The experiences which the myth of Hermes relates concern that strange relation between understanding the natureof our engagement with art and coming to understand the character of our predicament as human beings: ourperpetual need for understanding and guidance, our sense of trying to find, follow and keep to a path, theexperience of 'being-drawn-on', of 'being-excited-by' the anticipation of where a dedicated route might take usand, finally, the realisation that as human beings we too are not unlike Hermes who is always on the waysomewhere but with no place of his own to finally dwell in.It is not inappropriate that in order to convey his message to mortals, Hermes used words which, like the gods, arenotoriously difficult to define. Both extendand change their meaning through time and, for some, that ambiguousness is the precondition of literary accuracy.Pannenberg's comment that 'it is only because the words of a language are incompletely defined that propositionscan be formulated with precise definition' encapsulates a potential philosophy of poetry.
The realms of visionoffer analogous instances of this fertile relationship between the clear and the opaque.Alexander Baumgarten, a poet as well as a philosopher, demonstrated how the clarity of a foreground image isdependent upon a
a bringing together, of ambiguous background elements.
Understanding or comingto 'see' what a work addresses is for Baumgarten a hermeneutical phenomenon in that such 'seeing' is madepossible by a secondary field of pre-given understandings or contexts. Nietzsche and Gadamer, respectively, usethe optical terms 'perspective'
when speaking of such fields. Optical scienceeven refers to the capacities of peripheral vision to sharply delimit an object of attention. Indeed, Merleau-Pontyencapsulates the point eloquently when he comments, 'The horizon«is what guarantees the identity of the objectthroughout the exploration [of the gaze].'
The analogous relationship between a word and its semantic field and a seen object and its visual horizon reflectsthe astounding double valence of words which describe perception and cognition. We see an object and yet
ordo not see what a person is getting at. We strive to be as
as we can. If an argument is
we might endeavour to throw some
upon it, hoping to achieve an
insight.A surface may offer a cloudy reflection whilst our
prejudice. We even speak of having our
to a problem so that we might subsequently arrive at another
.Yet, it might be objected, are we not confusing visually related metaphors with the reality of the visual? Should wenot distinguish more rigorously between the speech-created world and the visual world which begins where theword breaks off?There are certain elementary differentiations between sensible and mental phenomena. The seen physical object isa spatial phenomenon whilst that which I might visualise as a spatial object is not itself a spatial object. Beyondthis, however, it is very difficult to demarcate visual-oriented language from that which is purely mental inreference. Though we might speak loosely of the seen-image, the image is never in fact the visually observedobject. Canvasses may be destroyed but not images. Seeing an image is more an instance of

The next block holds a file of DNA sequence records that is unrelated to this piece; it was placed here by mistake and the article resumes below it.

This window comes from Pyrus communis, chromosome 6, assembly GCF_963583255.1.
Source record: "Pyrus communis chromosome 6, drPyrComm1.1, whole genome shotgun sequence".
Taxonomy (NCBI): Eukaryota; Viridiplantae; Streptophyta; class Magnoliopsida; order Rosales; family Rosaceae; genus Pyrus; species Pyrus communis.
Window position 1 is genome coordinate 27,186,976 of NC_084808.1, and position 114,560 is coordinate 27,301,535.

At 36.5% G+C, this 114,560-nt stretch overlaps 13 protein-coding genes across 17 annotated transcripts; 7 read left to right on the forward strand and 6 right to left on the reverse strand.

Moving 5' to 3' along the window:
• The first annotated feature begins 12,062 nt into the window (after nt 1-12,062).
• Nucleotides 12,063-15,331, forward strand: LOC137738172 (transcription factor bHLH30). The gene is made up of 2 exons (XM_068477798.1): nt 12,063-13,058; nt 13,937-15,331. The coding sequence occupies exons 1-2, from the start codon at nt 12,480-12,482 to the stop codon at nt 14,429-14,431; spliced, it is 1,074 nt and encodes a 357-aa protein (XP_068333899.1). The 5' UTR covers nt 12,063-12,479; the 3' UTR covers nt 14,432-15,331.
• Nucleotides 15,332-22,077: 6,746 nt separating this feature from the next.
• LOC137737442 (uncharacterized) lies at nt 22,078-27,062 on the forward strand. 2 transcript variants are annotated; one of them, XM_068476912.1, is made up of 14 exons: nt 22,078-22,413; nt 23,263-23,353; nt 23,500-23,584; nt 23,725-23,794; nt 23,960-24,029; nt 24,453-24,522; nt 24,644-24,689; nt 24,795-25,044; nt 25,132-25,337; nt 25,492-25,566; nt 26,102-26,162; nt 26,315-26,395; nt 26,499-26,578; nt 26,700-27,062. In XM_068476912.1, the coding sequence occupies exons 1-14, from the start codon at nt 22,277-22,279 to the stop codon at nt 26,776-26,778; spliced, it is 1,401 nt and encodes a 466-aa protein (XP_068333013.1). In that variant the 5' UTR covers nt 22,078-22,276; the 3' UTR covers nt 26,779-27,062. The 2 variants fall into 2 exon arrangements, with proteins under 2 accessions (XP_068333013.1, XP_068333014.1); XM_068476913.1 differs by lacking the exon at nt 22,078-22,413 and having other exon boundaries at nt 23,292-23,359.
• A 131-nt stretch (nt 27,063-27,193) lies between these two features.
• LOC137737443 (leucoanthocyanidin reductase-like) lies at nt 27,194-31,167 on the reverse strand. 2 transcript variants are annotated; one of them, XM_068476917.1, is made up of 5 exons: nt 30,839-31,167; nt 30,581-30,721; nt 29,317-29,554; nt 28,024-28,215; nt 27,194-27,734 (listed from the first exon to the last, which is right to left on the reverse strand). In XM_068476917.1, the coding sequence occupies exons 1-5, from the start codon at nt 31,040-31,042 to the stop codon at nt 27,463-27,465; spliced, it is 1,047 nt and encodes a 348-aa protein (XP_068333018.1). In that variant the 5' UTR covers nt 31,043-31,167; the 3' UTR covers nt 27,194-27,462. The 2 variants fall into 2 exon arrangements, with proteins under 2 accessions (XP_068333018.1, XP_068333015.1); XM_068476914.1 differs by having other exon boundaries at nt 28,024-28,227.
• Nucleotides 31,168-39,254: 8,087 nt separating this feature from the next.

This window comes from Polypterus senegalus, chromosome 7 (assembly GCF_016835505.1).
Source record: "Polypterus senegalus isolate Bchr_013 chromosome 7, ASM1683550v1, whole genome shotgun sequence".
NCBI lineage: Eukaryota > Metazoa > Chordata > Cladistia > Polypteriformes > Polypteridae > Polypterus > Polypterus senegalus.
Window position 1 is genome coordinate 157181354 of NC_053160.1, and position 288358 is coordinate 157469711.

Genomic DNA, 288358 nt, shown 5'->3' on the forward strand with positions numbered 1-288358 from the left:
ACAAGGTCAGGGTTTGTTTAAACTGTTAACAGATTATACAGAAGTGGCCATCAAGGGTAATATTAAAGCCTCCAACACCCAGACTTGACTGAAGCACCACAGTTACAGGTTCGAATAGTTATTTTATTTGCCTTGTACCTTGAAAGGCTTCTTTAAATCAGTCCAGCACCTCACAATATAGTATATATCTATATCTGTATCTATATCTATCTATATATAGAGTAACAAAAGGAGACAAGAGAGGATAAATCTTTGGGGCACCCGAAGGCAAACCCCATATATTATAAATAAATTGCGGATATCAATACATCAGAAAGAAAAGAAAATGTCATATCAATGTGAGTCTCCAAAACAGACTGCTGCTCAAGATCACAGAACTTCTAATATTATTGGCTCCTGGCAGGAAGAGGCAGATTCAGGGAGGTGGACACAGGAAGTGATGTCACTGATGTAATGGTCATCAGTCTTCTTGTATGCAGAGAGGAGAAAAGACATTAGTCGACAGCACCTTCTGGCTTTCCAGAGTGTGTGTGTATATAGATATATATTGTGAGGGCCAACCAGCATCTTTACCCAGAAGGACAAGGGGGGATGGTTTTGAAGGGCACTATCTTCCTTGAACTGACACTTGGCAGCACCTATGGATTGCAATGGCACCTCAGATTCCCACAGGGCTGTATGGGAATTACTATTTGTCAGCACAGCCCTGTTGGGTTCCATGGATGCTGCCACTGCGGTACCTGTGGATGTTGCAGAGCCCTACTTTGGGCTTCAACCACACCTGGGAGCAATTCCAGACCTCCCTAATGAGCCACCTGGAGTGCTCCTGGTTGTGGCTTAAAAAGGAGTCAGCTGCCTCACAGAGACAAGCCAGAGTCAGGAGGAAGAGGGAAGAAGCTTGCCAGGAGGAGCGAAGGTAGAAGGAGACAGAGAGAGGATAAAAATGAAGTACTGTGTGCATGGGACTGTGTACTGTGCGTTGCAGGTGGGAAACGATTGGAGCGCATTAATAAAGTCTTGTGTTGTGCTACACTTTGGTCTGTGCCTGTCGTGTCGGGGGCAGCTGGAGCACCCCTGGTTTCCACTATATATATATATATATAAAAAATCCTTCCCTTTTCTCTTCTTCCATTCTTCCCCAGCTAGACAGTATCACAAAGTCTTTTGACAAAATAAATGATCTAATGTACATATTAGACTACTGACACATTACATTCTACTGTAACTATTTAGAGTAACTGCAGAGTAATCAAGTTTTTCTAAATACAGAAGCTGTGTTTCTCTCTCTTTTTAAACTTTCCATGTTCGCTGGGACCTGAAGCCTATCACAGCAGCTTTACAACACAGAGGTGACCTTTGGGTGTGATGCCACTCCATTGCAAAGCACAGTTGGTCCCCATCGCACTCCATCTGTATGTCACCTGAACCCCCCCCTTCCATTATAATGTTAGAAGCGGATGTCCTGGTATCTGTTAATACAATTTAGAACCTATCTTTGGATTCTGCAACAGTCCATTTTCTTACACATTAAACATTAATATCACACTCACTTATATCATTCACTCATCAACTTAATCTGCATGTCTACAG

what isevoked by an art work, of having something brought to the mind's eye. Ludwig Wittgenstein insists that perceptioncontains a thought-element (we see something as) whilst thinking contains a perception-element (we imagineinstances).
Indeed, Wittgenstein's remark reflects an ancient ambiguity.In his analysis of Plato's views of perception
Waterfield argues that ClassicalGreek thought contains no definitive evidence to suggest that terms such as
(that which the mind sees) and
(reflection) were exclusively cognitive or perceptual in reference.
Matters areno clearer in Latin. The term 'vision' is related to the verb
(to see), but to see meant not just to follow withthe eyes but also the seeing of something that becomes visible other than by ordinary sight-hence the terms'visionary' and 'seer'.The impossibility of a strict division between perceptual and conceptual terminology might be anathema to thosewho seek the security of precise distinctions. However, in the case of aesthetics, as Baumgarten reminds us,
is of the essence not because aesthetic experience is a tiresome muddle but because it is a productivebringing together, a confusion of thought and perception which enables us to
the idea embodied in a work andto
the work as an instance of that idea. Without such a fusing-with, metaphoric transfer would be impossible.To see a set of scales as the symbolic presence of justice requires a capacity to see a given object as an instance of something that in itself it is not (i.e., a general notion). What damage would the illuminating capacity of art thenincur if a strict demarcation between sight and insight were to be imposed?Two things are clear. Art can neither be a matter of merely producing and looking at tactile sensible objects norcan it be turned into the science of ideas which the Cartesians dreamt of. If art were the former, it would be